House of prayer (part 1)
It was time for the Passover celebration, and Jews from all over the world were in Jerusalem. For those coming from out of town, they would not have brought the appropriate sacrificial animal with them on their journey. Additionally, they would not have had the local money used to pay the required half-shekel temple tax. As such, these items needed to be purchased.
While space for the housing, inspecting, and purchasing of the animals was necessary – a prescribed sacrifice was a spotless lamb, or two pigeons if you were poor – it seems that Israel’s leaders had decided to accommodate the large crowds by moving the commerce area into the temple complex.
Unknown to everyone, this Passover week was different from any previous celebrations. Jesus’ triumphal entry into Jerusalem had just occurred. And one of the first things He does when He gets to town is visit the temple.
Mark 11:15-16 They came to Jerusalem, and He went into the temple complex and began to throw out those buying and selling in the temple. He overturned the money changers’ tables and the chairs of those selling doves, and would not permit anyone to carry goods through the temple complex.
Notice that Jesus was throwing out both the buyers and the sellers. Jesus wasn’t condemning what they were doing – but it was their choice of location that betrayed their attitude toward God.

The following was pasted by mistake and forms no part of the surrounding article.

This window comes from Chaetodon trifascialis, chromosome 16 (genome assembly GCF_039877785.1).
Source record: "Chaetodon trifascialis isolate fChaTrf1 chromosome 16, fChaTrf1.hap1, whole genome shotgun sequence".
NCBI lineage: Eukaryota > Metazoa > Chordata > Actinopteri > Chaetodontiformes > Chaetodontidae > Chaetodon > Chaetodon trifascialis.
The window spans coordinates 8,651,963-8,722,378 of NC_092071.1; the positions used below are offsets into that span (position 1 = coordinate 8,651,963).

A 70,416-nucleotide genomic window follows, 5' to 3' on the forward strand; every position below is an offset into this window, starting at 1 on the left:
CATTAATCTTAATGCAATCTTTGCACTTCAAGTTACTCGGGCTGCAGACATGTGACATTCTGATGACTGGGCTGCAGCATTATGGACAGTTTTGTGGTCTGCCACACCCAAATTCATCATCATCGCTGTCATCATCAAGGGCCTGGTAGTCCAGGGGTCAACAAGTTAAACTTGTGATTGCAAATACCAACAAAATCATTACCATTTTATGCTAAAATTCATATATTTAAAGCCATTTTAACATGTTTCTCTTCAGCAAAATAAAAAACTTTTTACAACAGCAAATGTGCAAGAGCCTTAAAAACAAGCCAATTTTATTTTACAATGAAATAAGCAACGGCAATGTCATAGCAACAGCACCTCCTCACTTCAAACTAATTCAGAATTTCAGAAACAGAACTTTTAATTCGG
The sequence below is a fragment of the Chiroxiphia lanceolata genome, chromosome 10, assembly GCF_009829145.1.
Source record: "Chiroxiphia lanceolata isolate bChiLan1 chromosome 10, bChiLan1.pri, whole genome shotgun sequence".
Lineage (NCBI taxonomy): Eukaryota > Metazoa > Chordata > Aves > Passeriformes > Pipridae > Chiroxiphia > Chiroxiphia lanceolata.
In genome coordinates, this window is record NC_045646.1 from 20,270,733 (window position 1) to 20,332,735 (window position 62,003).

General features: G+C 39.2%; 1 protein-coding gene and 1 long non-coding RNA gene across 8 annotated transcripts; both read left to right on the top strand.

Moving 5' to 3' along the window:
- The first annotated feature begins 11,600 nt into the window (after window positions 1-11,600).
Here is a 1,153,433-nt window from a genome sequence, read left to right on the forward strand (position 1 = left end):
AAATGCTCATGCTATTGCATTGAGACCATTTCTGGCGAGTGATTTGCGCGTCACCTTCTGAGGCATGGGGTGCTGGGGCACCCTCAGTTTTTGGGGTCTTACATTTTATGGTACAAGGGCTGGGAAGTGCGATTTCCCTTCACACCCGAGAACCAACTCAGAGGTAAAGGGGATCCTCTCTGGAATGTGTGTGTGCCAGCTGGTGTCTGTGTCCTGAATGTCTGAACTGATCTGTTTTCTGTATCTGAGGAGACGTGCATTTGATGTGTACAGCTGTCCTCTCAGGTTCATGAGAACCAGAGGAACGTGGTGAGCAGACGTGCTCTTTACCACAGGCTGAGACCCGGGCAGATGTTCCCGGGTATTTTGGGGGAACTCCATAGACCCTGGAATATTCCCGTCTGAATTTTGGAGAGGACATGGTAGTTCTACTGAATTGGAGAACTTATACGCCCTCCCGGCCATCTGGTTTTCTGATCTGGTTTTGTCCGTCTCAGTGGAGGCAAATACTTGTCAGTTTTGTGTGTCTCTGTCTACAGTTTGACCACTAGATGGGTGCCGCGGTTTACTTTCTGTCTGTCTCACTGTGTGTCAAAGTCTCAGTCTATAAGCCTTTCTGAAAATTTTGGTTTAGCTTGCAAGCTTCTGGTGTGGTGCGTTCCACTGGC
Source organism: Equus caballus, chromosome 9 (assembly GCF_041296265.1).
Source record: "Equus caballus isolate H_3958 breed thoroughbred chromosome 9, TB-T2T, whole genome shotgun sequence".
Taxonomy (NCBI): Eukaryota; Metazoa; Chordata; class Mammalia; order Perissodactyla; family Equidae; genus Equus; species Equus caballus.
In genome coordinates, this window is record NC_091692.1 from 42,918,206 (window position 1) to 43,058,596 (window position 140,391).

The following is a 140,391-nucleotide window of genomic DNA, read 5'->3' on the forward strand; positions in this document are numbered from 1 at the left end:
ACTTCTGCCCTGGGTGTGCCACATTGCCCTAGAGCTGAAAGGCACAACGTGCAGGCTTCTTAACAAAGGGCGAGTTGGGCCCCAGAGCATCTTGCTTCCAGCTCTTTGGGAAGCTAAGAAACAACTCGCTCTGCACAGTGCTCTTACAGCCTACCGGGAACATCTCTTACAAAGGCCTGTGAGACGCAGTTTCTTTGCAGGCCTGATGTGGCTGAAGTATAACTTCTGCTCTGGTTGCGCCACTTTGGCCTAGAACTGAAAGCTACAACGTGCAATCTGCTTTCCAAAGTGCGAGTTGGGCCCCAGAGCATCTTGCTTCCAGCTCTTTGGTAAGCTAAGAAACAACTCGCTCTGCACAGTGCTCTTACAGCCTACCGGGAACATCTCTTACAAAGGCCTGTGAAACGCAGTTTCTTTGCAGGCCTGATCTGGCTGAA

Jesus’ house-cleaning was symbolic of the restoration needed in their relationship with God. Commerce and facilitating religious activities had taken the place of what was supposed to be the true aim of the temple location – the meeting with and worship of Almighty God.
After clearing some space, Jesus had everyone’s attention:
Mark 11:17 Then He began to teach them: “Is it not written, My house will be called a house of prayer for all nations? But you have made it a den of thieves!”
Jesus’ question cuts to the heart of the matter – Do you remember why you are here at the temple?
We could ask ourselves some similar questions:
· What do our activities within our church buildings say about our attitude toward God? Are we there to worship? Are we there to pray?
· Do we come to church on Sunday expecting to meet with God and offer him praise…or do we go expecting to meet with friends and hope that we can get something useful out of the message?
These are tough questions, but ones that need answered. Perhaps it’s time to do some house-cleaning within ourselves.